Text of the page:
FIGURE 1
www.frontiersin.org

FIGURE 1. The scree plot of the exploratory factor analysis of the In-Out Dispositional Affective Style Questionnaire (IN-OUT DASQ) item pool. The number of factors is determined by examining until the slope of the graph changes from rapid to slow decline. The scree plot suggests a three factor solution: one “method” factor and two “latent trait” factors.

FIGURE 2
www.frontiersin.org

FIGURE 2. Item loadings on the second and third factorial axes. The points represent the selected Self-centric engagement (SCE) items and Other-centric engagement (OCE) items respectively, forming two separated clusters. The proximity of the points of each cluster reveals a pattern of correlation of the projections of items on the plane.

Reliabilities, Descriptive Statistics, and Scale Correlations

The descriptive statistics and reliability coefficients are reported in Table 3. The values of Cronbach’s alpha, McDonald’s omega, and ICC provided robust evidence of reliability for both the two scales. The correlations between SCE and OCE were moderately high in magnitude (test data: r = 0.68, 95% CI: 0.61, 0.75, p < 0.0001; retest data: r = 0.66, 95% CI: 0.59, 0.73, p < 0.0001) and close to the correlations between principal axes obtained in previous analyses.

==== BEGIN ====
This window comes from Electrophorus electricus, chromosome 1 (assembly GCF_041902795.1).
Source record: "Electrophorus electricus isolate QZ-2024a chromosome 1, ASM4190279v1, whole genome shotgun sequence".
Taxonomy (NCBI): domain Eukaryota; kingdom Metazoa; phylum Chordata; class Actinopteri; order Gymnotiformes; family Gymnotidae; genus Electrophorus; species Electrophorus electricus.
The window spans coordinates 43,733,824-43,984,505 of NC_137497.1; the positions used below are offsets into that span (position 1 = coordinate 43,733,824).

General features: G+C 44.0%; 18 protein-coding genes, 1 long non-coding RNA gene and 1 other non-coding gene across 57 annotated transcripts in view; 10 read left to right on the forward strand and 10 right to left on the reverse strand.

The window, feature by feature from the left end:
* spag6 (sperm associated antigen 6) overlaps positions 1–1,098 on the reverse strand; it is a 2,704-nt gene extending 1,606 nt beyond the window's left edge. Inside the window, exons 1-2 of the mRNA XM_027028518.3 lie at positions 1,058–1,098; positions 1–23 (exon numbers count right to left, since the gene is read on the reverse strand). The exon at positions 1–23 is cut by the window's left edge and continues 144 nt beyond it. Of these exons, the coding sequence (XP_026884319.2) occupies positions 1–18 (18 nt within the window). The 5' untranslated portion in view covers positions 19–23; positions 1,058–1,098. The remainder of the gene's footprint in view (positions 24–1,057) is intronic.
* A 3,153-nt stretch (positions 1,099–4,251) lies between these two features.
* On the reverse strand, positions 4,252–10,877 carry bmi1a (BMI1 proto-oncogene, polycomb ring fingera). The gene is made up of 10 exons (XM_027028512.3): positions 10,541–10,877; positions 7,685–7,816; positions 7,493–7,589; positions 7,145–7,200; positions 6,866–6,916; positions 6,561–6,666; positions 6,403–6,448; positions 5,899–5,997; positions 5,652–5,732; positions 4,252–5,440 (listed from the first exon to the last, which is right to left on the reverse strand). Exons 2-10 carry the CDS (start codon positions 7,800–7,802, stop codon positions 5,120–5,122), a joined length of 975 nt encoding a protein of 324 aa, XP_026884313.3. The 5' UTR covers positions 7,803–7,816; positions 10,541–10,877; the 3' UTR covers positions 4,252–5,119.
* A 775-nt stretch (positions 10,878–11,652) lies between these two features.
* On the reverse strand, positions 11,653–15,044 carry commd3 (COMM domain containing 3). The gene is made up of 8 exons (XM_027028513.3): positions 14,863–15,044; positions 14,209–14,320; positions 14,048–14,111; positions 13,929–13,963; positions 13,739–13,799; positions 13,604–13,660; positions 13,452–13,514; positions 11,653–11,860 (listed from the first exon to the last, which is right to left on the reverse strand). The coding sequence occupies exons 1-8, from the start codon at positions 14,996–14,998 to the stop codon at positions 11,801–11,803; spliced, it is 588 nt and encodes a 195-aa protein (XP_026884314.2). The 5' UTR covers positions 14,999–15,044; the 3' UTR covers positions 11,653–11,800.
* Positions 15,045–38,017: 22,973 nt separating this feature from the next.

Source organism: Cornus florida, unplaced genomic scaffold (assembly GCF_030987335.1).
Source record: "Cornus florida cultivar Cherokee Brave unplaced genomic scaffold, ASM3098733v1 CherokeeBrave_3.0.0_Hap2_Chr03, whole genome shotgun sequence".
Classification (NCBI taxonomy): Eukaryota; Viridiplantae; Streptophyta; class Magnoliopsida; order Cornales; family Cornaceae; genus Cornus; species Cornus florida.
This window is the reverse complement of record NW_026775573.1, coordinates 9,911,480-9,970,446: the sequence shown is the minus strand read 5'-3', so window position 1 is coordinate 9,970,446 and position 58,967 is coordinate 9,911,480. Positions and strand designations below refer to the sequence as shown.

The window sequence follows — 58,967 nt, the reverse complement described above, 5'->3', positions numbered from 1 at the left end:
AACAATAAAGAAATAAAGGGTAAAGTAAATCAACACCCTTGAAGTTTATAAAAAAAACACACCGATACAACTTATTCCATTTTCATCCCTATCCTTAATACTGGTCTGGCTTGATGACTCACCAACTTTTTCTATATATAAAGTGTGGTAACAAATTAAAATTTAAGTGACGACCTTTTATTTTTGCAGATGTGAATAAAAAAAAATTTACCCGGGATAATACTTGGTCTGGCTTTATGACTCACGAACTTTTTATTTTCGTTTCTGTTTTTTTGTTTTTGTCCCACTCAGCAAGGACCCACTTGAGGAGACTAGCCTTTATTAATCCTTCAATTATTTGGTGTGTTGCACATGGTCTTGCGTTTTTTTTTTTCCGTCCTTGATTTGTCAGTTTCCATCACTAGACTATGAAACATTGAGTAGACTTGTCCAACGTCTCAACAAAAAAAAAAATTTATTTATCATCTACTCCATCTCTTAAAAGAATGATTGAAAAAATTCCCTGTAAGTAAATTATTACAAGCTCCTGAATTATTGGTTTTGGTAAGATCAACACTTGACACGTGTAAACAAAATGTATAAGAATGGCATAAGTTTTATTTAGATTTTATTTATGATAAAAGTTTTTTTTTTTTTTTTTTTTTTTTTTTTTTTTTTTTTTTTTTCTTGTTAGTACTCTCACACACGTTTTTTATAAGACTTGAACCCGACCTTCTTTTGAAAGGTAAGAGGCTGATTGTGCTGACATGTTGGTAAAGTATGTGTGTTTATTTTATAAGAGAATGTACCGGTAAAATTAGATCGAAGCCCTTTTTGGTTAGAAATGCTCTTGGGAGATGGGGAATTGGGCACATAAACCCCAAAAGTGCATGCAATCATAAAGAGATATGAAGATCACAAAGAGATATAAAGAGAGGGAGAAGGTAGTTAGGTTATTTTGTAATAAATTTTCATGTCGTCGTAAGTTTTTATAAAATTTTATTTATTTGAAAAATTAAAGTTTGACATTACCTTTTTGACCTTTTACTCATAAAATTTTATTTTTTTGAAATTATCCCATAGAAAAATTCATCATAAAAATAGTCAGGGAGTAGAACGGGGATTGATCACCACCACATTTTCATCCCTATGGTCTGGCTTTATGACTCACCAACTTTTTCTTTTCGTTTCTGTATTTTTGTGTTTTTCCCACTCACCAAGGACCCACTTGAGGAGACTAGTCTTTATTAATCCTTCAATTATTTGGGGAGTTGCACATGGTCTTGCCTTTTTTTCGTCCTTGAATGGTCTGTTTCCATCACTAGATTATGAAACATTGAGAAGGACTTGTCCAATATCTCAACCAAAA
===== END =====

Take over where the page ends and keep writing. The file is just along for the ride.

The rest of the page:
TABLE 3
www.frontiersin.org

TABLE 3. Reliability.

Construct Validity

According to the semi-structured interviews, the 256 participants consisted in 62 high inward and 194 low inward, and 99 high outward and 157 low outward. The sample proportions of high inward and high outward were 24.2% (95% CI: 19.4, 29.8%) and 38.7% (95% CI: 32.9, 44.8%) respectively. We expected a priori that high inward would have scored higher on the SCE scale, and high outward would have scored higher on the OCE scale.

Therefore, the distributions of scale scores in the target groups were evaluated. The box plots showed that SCE scores were rather separated between high and low inward, whereas OCE scores did not differentiate between high and low outward (Figure 3). The average scores of the SCE scale were 31.3 [standard error (SE): 0.56] and 23.5 (SE: 0.52) in high and low inward respectively. The difference in SCE scores between the two groups was significantly greater than zero (Mann–Whitney test: p < 0.0001). About the OCE scale, the average scores were 26.2 (SE: 0.58) and 28.2 (SE: 0.59) in high and low outward respectively. The difference between the two groups was significant in the test data (p = 0.01) but not in the retest (p = 0.3). Thus, there was poor evidence supporting the second expectation. Accordingly, further analyses were not carried out for the OCE scale.

FIGURE 3
www.frontiersin.org

FIGURE 3. Distributions of Self-centric engagement (SCE) and Other-centric engagement (OCE) scores. The box plots show that SCE scores are more separated between high and low inward than OCE scores.

In the examination of the AUROC the predictive performances of the scales were deemed significant when the respective 95% CIs did not include the value of 0.5, which is made by chance. Results are shown in Table 4. The SCE scale showed significant moderately high performances in differentiating inward in agreement with our first expectation.

TABLE 4
www.frontiersin.org

TABLE 4. Assessment of construct validity.